In honor of
Adopt A Turkey Month,
here's a downloadable coloring page for the kids!
November! The holiday season will soon begin, although Christmas decorations are already appearing in stores in my area. Autumn is a favorite time of year as I slow down to enjoy the crisp, fall weather and colorful leaves. Harvesting of corn and soybeans is almost complete and I’ve noticed the winter wheat is already poking green shoots through the still warm soil.
The aroma of roasted squash soup permeates my home, as I fill my freezer with containers of warming goodness for the long winter months. My dogs absolutely love squash! Actually, they love almost everything that has to do with food and keep themselves busy cleaning my kitchen floor. They are like little sharks, circling my feet, hopeful that a juicy morsel will slip from my grasp to be eagerly scooped up by miniature jaws. I find I must be particularly careful when preparing certain foods, especially around the holidays as a surprising number can be toxic to family pets.
I’ve compiled a partial list of the most common poisonous foods you are likely to have in your home. Some of them may surprise you.
· Alcoholic beverages
· Apple seeds contain cyanide
· Avocados can affect the heart
· Cooked Bones can easily splinter when eaten.
· Garlic is allowable in small portions, large amounts are toxic.
· Coffee contains caffeine.
· Corn cobs can cause intestinal blockages.
· Grapes/raisins contain an as yet unknown toxin but a small amount of these items can cause liver or kidney failure.
· Macadamia nuts contain a toxin that can damage nervous, digestive and muscle systems.
· Onions, a very small amount can cause anemia and red blood cell damage.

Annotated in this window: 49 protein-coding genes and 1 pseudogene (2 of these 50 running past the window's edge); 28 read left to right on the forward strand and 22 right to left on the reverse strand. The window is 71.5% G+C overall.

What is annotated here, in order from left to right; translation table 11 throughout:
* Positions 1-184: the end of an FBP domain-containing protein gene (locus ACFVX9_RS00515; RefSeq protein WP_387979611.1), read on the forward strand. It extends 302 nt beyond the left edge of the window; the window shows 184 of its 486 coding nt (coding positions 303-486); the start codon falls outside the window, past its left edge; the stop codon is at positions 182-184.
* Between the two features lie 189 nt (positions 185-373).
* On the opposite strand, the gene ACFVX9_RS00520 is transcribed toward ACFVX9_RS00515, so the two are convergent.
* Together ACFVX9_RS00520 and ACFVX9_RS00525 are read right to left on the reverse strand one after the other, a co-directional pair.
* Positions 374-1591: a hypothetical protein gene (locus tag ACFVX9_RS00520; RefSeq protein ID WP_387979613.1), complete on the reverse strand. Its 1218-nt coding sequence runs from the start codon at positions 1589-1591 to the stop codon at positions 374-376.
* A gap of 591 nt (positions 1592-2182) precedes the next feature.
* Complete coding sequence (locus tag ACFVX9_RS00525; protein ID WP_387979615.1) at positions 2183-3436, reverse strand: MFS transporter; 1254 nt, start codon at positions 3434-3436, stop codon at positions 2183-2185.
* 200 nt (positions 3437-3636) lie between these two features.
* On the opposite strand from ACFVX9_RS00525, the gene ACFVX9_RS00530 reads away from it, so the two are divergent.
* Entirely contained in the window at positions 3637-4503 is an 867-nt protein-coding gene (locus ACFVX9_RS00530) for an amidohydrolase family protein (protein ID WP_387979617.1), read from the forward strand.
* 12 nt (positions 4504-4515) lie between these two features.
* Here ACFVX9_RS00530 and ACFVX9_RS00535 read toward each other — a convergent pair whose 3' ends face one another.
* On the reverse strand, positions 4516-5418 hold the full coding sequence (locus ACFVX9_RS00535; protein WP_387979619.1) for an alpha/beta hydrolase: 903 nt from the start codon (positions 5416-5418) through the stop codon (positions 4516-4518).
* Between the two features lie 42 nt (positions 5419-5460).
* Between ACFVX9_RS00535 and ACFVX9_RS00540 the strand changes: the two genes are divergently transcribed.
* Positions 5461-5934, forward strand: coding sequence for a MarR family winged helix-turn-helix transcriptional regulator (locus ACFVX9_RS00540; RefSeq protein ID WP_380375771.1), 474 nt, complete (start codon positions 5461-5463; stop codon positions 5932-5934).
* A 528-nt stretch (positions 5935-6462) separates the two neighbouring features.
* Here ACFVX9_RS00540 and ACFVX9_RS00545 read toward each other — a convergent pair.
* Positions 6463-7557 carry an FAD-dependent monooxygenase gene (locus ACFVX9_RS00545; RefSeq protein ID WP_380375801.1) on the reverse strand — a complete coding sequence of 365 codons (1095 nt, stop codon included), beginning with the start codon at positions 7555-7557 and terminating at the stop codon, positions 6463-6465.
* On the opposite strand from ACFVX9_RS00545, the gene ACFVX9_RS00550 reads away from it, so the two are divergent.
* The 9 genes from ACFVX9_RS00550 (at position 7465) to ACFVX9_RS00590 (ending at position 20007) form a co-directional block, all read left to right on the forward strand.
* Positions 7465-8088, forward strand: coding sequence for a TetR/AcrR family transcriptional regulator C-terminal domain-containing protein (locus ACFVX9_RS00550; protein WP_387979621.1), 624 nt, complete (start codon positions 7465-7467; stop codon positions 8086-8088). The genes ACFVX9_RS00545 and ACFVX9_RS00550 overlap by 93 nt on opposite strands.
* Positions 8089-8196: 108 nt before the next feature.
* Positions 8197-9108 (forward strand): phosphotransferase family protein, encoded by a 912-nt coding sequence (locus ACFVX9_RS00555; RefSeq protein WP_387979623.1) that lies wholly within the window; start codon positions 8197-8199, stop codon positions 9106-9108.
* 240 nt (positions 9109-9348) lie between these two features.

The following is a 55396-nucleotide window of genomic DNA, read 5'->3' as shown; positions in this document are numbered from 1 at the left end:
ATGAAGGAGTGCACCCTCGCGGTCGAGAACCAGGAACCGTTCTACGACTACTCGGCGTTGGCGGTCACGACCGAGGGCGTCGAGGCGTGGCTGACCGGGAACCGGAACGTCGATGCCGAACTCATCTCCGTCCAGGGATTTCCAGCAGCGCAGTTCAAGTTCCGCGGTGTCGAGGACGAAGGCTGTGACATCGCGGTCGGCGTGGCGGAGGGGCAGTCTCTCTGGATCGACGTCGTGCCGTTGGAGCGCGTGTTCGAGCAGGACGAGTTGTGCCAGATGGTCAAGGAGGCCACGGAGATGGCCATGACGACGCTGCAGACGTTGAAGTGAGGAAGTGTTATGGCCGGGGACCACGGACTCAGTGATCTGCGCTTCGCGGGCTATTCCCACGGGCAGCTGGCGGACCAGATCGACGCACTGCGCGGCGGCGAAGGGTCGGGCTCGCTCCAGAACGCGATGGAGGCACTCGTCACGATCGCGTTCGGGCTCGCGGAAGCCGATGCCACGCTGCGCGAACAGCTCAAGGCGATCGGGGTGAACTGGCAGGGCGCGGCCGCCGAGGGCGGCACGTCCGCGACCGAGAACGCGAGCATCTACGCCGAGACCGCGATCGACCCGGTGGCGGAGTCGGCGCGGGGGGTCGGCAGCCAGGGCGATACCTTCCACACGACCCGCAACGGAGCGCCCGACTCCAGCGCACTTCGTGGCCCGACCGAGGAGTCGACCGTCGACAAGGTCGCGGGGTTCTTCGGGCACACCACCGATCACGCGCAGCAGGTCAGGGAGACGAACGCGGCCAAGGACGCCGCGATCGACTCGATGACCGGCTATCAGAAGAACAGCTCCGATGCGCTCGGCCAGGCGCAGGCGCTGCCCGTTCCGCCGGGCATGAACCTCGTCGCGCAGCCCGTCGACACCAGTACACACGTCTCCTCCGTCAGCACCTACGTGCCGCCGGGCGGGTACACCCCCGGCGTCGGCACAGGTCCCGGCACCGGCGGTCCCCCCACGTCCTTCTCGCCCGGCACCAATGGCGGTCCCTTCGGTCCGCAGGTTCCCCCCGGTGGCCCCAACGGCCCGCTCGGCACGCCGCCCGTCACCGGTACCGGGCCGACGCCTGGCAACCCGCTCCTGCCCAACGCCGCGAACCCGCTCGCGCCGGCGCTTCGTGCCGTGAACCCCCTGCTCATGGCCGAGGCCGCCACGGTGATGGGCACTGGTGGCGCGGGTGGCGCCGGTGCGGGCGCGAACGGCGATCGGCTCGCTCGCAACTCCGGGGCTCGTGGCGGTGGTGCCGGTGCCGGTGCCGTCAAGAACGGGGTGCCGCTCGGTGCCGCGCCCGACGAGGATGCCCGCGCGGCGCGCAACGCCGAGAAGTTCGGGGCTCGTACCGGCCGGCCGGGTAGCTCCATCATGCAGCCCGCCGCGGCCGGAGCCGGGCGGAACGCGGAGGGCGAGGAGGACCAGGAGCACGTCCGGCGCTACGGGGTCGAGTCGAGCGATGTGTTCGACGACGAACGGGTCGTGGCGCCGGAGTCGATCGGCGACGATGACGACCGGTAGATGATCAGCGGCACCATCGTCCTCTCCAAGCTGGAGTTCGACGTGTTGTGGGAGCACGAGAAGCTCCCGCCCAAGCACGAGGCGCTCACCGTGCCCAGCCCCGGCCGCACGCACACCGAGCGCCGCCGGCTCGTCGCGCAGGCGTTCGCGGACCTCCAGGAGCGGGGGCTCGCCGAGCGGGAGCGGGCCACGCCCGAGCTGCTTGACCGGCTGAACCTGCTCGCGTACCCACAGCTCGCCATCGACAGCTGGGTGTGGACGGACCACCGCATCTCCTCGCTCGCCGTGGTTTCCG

· Potato leaves, stems and green areas on skin or peel
· Rhubarb leaves, these are toxic to humans too.
· Tomato leaves and stems
· Walnuts are not toxic but sometimes have a fungus that is harmless to humans but toxic to animals.
· Yeast dough will expand in the stomach and can cause it to rupture.
· Xylitol is an artificial sweetener found in gum, toothpaste, mints, etc. It can cause an insulin release which results in hypoglycemia (low blood sugar) and can lead to liver failure.
· Cooked fat and skin can cause deadly pancreatitis.
This is by no means a complete list but does contain some of the most common foods your pets should avoid. If your animal companion does happen to consume a toxic food you should immediately call your veterinarian. It that’s not possible, the ASPCA has a Poison Control Hotline at (888) 426-4435 or the Pet Poison Helpline at (855) 764-7661, fees may apply.
Thank you for joining me! Happy Fall!
- Jeanna Billings
Jeanna Billings is an Animal Communicator serving an international clientele, a Reiki Master and a Certified Crystal Healer. She volunteered for many years with humane societies and animal rescues, serving as a Board Director, Adoption Counselor and Humane Educator. She currently teaches animal communication classes and provides private consultations. She lives in Indiana with her husband, three dachshunds, two cats and a very chatty parakeet. You can find her online at www.ShamansSpirit.net .